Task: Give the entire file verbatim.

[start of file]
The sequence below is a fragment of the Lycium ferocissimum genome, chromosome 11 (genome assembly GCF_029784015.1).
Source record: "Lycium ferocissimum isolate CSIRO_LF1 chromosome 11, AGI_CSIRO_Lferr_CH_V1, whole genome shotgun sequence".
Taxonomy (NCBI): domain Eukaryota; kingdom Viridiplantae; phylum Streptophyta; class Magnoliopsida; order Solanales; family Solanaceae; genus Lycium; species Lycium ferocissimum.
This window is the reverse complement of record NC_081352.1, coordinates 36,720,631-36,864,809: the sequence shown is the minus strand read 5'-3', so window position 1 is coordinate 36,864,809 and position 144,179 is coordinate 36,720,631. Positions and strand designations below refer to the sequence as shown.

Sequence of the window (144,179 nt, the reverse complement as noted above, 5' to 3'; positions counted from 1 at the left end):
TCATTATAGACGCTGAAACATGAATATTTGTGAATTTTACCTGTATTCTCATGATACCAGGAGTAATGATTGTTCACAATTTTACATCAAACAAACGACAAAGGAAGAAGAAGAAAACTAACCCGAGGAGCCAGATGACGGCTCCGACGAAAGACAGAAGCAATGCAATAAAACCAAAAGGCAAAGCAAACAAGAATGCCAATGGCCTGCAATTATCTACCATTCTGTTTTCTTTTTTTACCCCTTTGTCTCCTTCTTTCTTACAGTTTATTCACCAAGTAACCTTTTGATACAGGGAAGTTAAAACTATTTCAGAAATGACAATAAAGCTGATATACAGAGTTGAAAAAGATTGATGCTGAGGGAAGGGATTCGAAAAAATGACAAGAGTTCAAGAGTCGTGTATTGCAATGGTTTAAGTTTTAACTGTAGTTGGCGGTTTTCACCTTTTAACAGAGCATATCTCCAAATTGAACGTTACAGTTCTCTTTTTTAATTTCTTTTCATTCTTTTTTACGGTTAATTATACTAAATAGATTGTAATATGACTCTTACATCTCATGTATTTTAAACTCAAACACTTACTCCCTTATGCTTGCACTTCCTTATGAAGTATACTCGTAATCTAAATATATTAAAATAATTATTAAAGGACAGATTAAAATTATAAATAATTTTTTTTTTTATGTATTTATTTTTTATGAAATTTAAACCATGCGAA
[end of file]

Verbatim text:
The sequence below is a fragment of the Lycium ferocissimum genome, chromosome 11 (genome assembly GCF_029784015.1).
Source record: "Lycium ferocissimum isolate CSIRO_LF1 chromosome 11, AGI_CSIRO_Lferr_CH_V1, whole genome shotgun sequence".
Taxonomy (NCBI): domain Eukaryota; kingdom Viridiplantae; phylum Streptophyta; class Magnoliopsida; order Solanales; family Solanaceae; genus Lycium; species Lycium ferocissimum.
This window is the reverse complement of record NC_081352.1, coordinates 36,720,631-36,864,809: the sequence shown is the minus strand read 5'-3', so window position 1 is coordinate 36,864,809 and position 144,179 is coordinate 36,720,631. Positions and strand designations below refer to the sequence as shown.

Sequence of the window (144,179 nt, the reverse complement as noted above, 5' to 3'; positions counted from 1 at the left end):
TCATTATAGACGCTGAAACATGAATATTTGTGAATTTTACCTGTATTCTCATGATACCAGGAGTAATGATTGTTCACAATTTTACATCAAACAAACGACAAAGGAAGAAGAAGAAAACTAACCCGAGGAGCCAGATGACGGCTCCGACGAAAGACAGAAGCAATGCAATAAAACCAAAAGGCAAAGCAAACAAGAATGCCAATGGCCTGCAATTATCTACCATTCTGTTTTCTTTTTTTACCCCTTTGTCTCCTTCTTTCTTACAGTTTATTCACCAAGTAACCTTTTGATACAGGGAAGTTAAAACTATTTCAGAAATGACAATAAAGCTGATATACAGAGTTGAAAAAGATTGATGCTGAGGGAAGGGATTCGAAAAAATGACAAGAGTTCAAGAGTCGTGTATTGCAATGGTTTAAGTTTTAACTGTAGTTGGCGGTTTTCACCTTTTAACAGAGCATATCTCCAAATTGAACGTTACAGTTCTCTTTTTTAATTTCTTTTCATTCTTTTTTACGGTTAATTATACTAAATAGATTGTAATATGACTCTTACATCTCATGTATTTTAAACTCAAACACTTACTCCCTTATGCTTGCACTTCCTTATGAAGTATACTCGTAATCTAAATATATTAAAATAATTATTAAAGGACAGATTAAAATTATAAATAATTTTTTTTTTTATGTATTTATTTTTTATGAAATTTAAACCATGCGAA